Fictions, Concessions & Genossenschaft
Kaimi’s post about corporations and constitutional rights has provoked a response from Will Baude, who points out that at the time that the Fourteenth Amendment was passed it is not as though considering corporations as persons was beyond the pale. My own response to this issue (aside from a hearty “What Will said!”) is — in the best tradition of legal academia — self citation. Consider the following gem from “Corporations and Autonomy Theories of Contract,” forthcoming in the next issue of the Denver University Law Review:
There are three basic theories about the nature of corporations: the real theory, the concession theory, and the fiction theory. The real theory claims that corporations are the legal expression of organic groups or other supra individual entities and should be understood as having a will and an existence that cannot be reduced to the sum of their collective parts. The concession theory claims that the corporation is a creation of the state that exercises delegated authority to serve the purposes of the government, even when that purpose is “private” business. The fiction theory claims that the corporation is nothing more than a collection of individuals and that the language of corporations is little more than a useful shorthand referring to a complex set of individual rights and obligations.
It seems to me that it is only under the concession theory of corporations that thinking of them as right-holders becomes difficult. Even under this theory, however, if one thinks that rights have a utilitarian basis, then there is no a priori objection to corporations having rights. Certainly, if we subscribe to the fiction theory, then it seems to me that denying corporations rights is to work an injustice against actual human beings on the basis of a mere conceptual shorthand.
Of these three options, I dare say that the real theory sounds the oddest to modern ears. There was a time, however, when it represented the cutting-edge of Anglo-American legal thought. Back in those days (circa 1900) instead of doing cool, interdisciplinary work really hip legal intellectuals imported concepts from German jurisprudence. (Germany invented the research university in the the 19th century and by 1900 it occupied a position of academic prominence analogous to the United States today.) Ernst Freund summarized the real theory at the time, stating:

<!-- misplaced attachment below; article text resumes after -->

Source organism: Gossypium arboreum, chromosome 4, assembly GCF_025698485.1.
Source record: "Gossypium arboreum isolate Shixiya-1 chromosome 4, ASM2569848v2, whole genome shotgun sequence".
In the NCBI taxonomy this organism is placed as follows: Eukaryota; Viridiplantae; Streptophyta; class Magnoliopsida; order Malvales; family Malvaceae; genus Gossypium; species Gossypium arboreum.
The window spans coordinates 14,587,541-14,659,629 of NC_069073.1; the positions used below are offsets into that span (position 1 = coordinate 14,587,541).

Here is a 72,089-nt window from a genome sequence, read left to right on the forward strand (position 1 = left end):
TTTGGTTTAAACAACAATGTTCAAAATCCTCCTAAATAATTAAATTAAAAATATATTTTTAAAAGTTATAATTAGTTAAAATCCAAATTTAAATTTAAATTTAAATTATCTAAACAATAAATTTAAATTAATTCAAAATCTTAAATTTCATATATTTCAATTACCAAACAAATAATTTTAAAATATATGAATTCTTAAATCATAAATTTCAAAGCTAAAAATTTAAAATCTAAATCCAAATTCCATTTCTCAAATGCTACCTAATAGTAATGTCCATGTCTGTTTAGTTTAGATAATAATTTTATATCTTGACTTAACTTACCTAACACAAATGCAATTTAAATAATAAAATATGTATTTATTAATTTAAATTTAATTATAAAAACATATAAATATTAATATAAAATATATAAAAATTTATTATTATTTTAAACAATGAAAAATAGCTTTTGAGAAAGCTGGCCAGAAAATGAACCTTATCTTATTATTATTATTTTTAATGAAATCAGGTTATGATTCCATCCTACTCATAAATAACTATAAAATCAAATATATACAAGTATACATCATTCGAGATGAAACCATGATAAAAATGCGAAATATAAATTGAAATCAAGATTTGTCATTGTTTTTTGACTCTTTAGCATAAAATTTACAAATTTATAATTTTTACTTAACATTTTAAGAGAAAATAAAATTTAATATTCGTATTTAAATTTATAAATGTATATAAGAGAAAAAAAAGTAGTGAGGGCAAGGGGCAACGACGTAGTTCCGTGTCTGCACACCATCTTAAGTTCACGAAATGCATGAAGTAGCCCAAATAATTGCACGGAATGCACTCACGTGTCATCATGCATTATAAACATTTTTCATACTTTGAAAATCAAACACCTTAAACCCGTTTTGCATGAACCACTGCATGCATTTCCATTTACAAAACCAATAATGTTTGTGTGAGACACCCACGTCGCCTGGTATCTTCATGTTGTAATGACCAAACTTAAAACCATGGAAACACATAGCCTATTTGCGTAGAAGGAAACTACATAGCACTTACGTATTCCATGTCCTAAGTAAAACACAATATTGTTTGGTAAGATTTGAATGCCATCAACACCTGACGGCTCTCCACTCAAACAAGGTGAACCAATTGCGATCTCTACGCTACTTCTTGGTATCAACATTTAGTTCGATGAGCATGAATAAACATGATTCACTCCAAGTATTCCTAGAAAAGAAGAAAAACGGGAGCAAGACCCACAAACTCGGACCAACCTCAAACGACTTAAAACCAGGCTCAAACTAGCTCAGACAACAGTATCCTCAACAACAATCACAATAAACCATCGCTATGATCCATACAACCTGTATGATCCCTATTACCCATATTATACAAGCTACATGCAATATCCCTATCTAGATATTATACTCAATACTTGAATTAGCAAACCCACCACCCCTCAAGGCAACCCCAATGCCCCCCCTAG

Above the existence of the individual there is the existence of the species, and the corporation is nothing but the legal expression of this fact, which appears as a reality in the physical person, so the higher will of the species is embodied in numerous and various forms of as-sociation, and as a result we find, beside the individual, entities of a higher order endowed with volition and acting capacity. And where the law recognizes such embodied will as a person, we have a juristic person or a corporation.
Obviously, this has a Germanic and Hegelian feel to it, and as one would expect you can push the idea back to a Teutonic root:
Nineteenth century German jurists were eager to find authentically German legal traditions in contrast to the foreign influences of the Roman law. Otto Gierke became the proponent of this approach in the context of corporate law. According to Gierke, the indigenous, pre Roman German law had a thick notion of corporate existence, what Gierke called Genossenshaft. In contrast to the thin, Roman theory that a corporation was nothing more than a legal fiction, Gierke argued that historically German law recognized the organic existence of the group. Corporations, he argued, are the legal manifestation of communities possessed of a collective spirit. Hence, the acts of a corporation are not the mere aggregation of the individual acts of its members, but rather should be understood as being qualitatively different. Gierke’s treatise became influential in common law countries by virtue of a translation by Frederick Maitland. Maitland and others argued that in numerous instances the common law acknowledged the real existence of collectives and treated their actions as what they were—the choices of organic groups, even when the groups were not formally incorporated. They took this as evidence that in practice the common law, whatever the rhetoric of its judges and lawyers, contained elements of the real theory.
Of course even today we have elements of Genossenschaft in our law, most notably the doctrine of corporation by prescription, which holds that a community — such as a town or a school — that for a long period of time has acted as a corporation without a charter will be treated as a corporate entity without one.